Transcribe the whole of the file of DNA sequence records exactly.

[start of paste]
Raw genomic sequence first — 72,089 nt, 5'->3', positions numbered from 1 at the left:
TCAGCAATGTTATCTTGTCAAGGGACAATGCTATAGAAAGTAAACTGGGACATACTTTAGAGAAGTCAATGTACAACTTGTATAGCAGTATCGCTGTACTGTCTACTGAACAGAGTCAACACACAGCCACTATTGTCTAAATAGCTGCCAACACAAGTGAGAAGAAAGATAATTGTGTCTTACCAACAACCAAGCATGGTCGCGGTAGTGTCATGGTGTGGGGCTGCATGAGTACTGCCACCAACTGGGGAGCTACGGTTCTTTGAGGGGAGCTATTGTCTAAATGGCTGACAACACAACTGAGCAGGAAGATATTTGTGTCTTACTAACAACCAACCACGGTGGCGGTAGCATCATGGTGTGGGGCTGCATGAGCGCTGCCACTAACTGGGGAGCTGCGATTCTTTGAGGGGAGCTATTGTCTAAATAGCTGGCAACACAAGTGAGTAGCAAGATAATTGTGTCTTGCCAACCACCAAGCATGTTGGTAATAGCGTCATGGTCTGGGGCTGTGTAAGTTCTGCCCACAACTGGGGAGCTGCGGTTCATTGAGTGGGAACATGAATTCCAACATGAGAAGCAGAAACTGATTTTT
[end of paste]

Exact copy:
Raw genomic sequence first — 72,089 nt, 5'->3', positions numbered from 1 at the left:
TCAGCAATGTTATCTTGTCAAGGGACAATGCTATAGAAAGTAAACTGGGACATACTTTAGAGAAGTCAATGTACAACTTGTATAGCAGTATCGCTGTACTGTCTACTGAACAGAGTCAACACACAGCCACTATTGTCTAAATAGCTGCCAACACAAGTGAGAAGAAAGATAATTGTGTCTTACCAACAACCAAGCATGGTCGCGGTAGTGTCATGGTGTGGGGCTGCATGAGTACTGCCACCAACTGGGGAGCTACGGTTCTTTGAGGGGAGCTATTGTCTAAATGGCTGACAACACAACTGAGCAGGAAGATATTTGTGTCTTACTAACAACCAACCACGGTGGCGGTAGCATCATGGTGTGGGGCTGCATGAGCGCTGCCACTAACTGGGGAGCTGCGATTCTTTGAGGGGAGCTATTGTCTAAATAGCTGGCAACACAAGTGAGTAGCAAGATAATTGTGTCTTGCCAACCACCAAGCATGTTGGTAATAGCGTCATGGTCTGGGGCTGTGTAAGTTCTGCCCACAACTGGGGAGCTGCGGTTCATTGAGTGGGAACATGAATTCCAACATGAGAAGCAGAAACTGATTTTT